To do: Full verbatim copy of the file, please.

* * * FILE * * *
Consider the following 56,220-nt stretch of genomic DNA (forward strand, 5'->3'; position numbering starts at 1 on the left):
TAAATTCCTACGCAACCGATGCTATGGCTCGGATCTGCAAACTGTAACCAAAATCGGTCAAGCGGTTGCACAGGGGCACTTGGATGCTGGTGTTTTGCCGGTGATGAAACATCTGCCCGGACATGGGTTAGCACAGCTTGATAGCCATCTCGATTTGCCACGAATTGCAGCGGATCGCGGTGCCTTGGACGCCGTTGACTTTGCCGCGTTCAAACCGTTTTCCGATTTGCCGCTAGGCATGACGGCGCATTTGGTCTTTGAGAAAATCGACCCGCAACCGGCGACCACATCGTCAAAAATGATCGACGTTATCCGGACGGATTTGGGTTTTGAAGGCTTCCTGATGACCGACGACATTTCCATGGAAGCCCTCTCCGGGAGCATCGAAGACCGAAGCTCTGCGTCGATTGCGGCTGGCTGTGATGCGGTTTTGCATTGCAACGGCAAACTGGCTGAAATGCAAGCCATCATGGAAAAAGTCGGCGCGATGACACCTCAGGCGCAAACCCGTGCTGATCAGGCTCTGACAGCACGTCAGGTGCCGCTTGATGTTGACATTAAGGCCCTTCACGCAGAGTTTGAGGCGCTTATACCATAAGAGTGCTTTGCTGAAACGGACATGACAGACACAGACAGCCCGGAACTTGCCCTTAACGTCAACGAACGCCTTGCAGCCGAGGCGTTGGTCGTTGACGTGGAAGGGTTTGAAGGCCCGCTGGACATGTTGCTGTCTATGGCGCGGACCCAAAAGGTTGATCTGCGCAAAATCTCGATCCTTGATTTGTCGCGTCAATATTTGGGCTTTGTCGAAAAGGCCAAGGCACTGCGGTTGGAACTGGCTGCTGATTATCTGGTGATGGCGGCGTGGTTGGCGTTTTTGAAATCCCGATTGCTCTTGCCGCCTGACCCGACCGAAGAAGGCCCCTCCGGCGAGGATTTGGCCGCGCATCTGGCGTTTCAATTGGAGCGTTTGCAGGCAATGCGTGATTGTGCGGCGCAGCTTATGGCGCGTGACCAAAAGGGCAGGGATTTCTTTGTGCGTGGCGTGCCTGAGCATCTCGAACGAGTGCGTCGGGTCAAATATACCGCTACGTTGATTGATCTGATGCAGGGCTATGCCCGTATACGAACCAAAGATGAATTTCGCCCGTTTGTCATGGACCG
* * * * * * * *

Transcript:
Consider the following 56,220-nt stretch of genomic DNA (forward strand, 5'->3'; position numbering starts at 1 on the left):
TAAATTCCTACGCAACCGATGCTATGGCTCGGATCTGCAAACTGTAACCAAAATCGGTCAAGCGGTTGCACAGGGGCACTTGGATGCTGGTGTTTTGCCGGTGATGAAACATCTGCCCGGACATGGGTTAGCACAGCTTGATAGCCATCTCGATTTGCCACGAATTGCAGCGGATCGCGGTGCCTTGGACGCCGTTGACTTTGCCGCGTTCAAACCGTTTTCCGATTTGCCGCTAGGCATGACGGCGCATTTGGTCTTTGAGAAAATCGACCCGCAACCGGCGACCACATCGTCAAAAATGATCGACGTTATCCGGACGGATTTGGGTTTTGAAGGCTTCCTGATGACCGACGACATTTCCATGGAAGCCCTCTCCGGGAGCATCGAAGACCGAAGCTCTGCGTCGATTGCGGCTGGCTGTGATGCGGTTTTGCATTGCAACGGCAAACTGGCTGAAATGCAAGCCATCATGGAAAAAGTCGGCGCGATGACACCTCAGGCGCAAACCCGTGCTGATCAGGCTCTGACAGCACGTCAGGTGCCGCTTGATGTTGACATTAAGGCCCTTCACGCAGAGTTTGAGGCGCTTATACCATAAGAGTGCTTTGCTGAAACGGACATGACAGACACAGACAGCCCGGAACTTGCCCTTAACGTCAACGAACGCCTTGCAGCCGAGGCGTTGGTCGTTGACGTGGAAGGGTTTGAAGGCCCGCTGGACATGTTGCTGTCTATGGCGCGGACCCAAAAGGTTGATCTGCGCAAAATCTCGATCCTTGATTTGTCGCGTCAATATTTGGGCTTTGTCGAAAAGGCCAAGGCACTGCGGTTGGAACTGGCTGCTGATTATCTGGTGATGGCGGCGTGGTTGGCGTTTTTGAAATCCCGATTGCTCTTGCCGCCTGACCCGACCGAAGAAGGCCCCTCCGGCGAGGATTTGGCCGCGCATCTGGCGTTTCAATTGGAGCGTTTGCAGGCAATGCGTGATTGTGCGGCGCAGCTTATGGCGCGTGACCAAAAGGGCAGGGATTTCTTTGTGCGTGGCGTGCCTGAGCATCTCGAACGAGTGCGTCGGGTCAAATATACCGCTACGTTGATTGATCTGATGCAGGGCTATGCCCGTATACGAACCAAAGATGAATTTCGCCCGTTTGTCATGGACCG